“Our nationally accredited physician assistant program, which uses an innovative curriculum that emphasizes self inquiry and team-based learning, has been recognized by U.S. News & World Report as one of the top physician assistant programs in the country,” said John D. McConnell, M.D., chief executive officer of Wake Forest Baptist Medical Center. “Appalachian State University is a preeminent academic institution and to pioneer a health and wellness transformation with its College of Health Sciences is a privilege and honor.”
There are significant health professional shortages in the state’s rural areas and the need for physician assistants working in primary care is increasing as the population grows and ages. Projected shortages of primary care clinicians pose serious threats to health care access, particularly in rural areas. These underserved counties are the types of locations where the population can directly benefit from physician assistants.
Appalachian’s College of Health Sciences was established in 2010 as the university’s first new college in 40 years, and was developed in support of the UNC System’s strategic plan to address the health care needs of North Carolina and beyond. It is now the second largest college at Appalachian.
“We expect our College of Health Sciences to be the preeminent and most comprehensive center for health professions in western North Carolina, and this collaboration with Wake Forest School of Medicine is a key partnership that will significantly advance our health sciences strategic plan,” said Appalachian State University Chancellor Kenneth E. Peacock.
“More importantly, this collaboration will address a critical need for primary health care providers in our region, and we are excited about this new venture.”
The application for distant campus expansion, which was submitted to the Accreditation Review Commission on Education for the Physician Assistant in April of this year proposes training approximately 32 students who would complete in-depth course work including small group learning, clinical skills and assessment activities and supervised clinical rotations. Students would potentially attend a month-long basic science leveling block in Winston-Salem, then move on to nine months of preclinical training at Appalachian State’s campus in Boone. After that, the students would start their year-long series of required and elective supervised clinical rotations in locations across the region and country.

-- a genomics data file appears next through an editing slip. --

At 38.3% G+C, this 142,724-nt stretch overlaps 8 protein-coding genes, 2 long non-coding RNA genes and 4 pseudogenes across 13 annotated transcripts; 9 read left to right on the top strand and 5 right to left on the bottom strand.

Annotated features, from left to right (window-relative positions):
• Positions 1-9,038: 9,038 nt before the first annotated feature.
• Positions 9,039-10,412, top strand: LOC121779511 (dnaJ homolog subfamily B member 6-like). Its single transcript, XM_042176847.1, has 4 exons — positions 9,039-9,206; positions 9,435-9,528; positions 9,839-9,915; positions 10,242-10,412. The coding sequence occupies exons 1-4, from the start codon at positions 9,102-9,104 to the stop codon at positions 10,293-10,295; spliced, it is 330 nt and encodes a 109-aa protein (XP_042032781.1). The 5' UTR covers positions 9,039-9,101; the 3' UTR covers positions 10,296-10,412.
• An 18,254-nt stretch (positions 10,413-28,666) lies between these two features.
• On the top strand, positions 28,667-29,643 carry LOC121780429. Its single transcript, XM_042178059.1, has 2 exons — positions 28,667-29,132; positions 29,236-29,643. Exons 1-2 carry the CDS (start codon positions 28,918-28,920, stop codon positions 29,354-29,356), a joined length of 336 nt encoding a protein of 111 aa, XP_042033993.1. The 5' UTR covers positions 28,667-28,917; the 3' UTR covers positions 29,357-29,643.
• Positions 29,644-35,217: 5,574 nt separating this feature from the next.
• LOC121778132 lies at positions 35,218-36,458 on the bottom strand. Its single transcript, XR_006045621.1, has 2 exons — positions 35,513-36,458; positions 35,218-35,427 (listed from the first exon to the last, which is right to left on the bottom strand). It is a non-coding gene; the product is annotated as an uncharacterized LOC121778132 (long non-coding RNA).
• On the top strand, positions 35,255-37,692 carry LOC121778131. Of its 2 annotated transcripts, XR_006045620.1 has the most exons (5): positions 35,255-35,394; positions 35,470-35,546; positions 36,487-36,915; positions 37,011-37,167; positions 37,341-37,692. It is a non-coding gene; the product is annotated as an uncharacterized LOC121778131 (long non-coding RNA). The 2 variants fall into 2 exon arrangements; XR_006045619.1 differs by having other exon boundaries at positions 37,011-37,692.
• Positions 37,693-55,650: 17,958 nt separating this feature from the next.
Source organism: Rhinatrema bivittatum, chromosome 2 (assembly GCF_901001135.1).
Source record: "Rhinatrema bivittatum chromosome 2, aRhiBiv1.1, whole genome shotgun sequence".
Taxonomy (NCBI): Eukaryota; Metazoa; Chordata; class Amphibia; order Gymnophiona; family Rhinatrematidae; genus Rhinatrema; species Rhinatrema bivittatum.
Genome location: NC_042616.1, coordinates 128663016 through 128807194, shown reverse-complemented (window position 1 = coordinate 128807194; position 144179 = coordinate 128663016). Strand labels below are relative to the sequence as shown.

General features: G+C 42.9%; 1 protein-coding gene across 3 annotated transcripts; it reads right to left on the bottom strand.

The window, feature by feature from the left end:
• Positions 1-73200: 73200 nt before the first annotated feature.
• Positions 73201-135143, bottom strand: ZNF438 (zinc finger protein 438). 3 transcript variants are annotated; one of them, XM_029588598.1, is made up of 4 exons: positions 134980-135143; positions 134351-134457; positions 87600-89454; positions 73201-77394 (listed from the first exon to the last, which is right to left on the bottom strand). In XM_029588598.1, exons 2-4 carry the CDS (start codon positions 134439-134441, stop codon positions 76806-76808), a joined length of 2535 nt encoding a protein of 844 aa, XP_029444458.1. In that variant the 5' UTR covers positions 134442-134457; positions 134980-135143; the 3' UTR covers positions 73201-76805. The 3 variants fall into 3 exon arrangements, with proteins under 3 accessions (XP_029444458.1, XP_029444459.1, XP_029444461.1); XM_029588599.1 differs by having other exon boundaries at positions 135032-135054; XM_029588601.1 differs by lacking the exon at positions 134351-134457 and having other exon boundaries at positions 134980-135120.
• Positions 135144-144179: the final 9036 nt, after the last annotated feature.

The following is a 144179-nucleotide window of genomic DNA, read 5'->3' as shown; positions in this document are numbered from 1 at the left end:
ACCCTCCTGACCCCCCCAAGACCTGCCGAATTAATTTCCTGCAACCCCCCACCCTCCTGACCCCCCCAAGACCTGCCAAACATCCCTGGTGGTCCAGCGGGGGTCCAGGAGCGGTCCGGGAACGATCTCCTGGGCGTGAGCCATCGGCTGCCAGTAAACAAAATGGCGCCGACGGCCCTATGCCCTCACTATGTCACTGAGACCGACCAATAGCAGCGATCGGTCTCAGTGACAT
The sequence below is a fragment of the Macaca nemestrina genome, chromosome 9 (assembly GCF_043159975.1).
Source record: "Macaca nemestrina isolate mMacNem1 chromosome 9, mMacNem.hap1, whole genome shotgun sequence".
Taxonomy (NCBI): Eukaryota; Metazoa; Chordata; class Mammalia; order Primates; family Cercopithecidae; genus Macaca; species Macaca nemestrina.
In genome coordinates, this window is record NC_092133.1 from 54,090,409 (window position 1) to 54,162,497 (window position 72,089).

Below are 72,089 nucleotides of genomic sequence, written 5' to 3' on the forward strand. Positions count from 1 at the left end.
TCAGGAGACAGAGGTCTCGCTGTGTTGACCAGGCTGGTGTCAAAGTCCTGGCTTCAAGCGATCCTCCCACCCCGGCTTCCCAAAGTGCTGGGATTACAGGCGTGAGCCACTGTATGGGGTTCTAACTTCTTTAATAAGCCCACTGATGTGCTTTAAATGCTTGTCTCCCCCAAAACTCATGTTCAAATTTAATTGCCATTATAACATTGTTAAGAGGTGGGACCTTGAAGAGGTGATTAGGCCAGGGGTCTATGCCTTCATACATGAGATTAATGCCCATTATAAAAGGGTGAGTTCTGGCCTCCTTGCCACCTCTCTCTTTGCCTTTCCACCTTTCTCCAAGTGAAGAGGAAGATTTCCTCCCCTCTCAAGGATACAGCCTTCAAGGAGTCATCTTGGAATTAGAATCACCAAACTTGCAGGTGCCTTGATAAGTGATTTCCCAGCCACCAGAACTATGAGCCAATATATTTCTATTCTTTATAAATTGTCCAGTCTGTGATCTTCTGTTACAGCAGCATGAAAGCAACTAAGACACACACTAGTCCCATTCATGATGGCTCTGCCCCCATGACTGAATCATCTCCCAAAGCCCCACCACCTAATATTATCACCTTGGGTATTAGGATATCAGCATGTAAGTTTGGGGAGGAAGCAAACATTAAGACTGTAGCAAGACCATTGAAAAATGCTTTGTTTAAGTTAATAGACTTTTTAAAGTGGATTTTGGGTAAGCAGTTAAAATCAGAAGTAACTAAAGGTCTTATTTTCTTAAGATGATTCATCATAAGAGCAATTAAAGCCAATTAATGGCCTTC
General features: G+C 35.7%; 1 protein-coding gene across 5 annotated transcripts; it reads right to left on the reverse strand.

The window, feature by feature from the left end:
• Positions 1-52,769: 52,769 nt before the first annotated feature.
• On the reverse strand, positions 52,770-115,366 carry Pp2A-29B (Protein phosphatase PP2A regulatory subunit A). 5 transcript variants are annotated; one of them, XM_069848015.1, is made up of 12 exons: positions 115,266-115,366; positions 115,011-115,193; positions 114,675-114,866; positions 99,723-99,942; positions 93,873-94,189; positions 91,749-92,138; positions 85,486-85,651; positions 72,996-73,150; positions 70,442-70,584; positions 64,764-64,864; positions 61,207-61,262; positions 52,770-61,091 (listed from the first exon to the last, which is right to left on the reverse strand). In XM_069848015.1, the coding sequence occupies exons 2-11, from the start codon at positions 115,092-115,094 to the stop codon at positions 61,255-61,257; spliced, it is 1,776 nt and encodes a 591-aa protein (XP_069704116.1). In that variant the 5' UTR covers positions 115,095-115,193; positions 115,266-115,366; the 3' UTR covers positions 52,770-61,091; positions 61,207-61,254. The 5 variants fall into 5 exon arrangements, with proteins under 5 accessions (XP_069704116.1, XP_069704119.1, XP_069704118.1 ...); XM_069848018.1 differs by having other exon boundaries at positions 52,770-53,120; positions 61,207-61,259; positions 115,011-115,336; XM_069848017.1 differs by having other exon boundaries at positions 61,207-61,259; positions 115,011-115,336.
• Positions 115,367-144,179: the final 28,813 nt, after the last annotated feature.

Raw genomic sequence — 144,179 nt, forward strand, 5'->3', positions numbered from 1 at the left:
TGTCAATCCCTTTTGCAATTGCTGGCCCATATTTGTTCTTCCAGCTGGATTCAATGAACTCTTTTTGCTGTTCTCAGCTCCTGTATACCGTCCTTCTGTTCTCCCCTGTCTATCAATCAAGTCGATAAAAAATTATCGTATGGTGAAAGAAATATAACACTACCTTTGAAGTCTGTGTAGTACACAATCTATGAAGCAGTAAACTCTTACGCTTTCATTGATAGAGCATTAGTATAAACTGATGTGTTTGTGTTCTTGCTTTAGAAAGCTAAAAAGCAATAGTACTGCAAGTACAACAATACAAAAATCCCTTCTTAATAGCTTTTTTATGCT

To help address the need for physician assistants in underserved communities, the program will target students from the Appalachian region who want to train and work in these underserved areas, as well as veterans of the United States military.
“The opportunity to give back to those who served their country was a responsibility that both institutions felt strongly needed to be included when designing this program,” McConnell said. “As a result of their military training, leadership character and willingness to deploy to communities in need, well-trained medics are excellent candidates for the program.”
The initiative is partially funded by a three-year, $375,000 grant from The Duke Endowment. The Duke Endowment, in Charlotte, N.C., seeks to fulfill the legacy of James B. Duke by enriching lives and communities in the Carolinas through higher education, health care, rural churches and children’s services. Since its inception in 1924, the endowment has awarded over $3 billion in grants.
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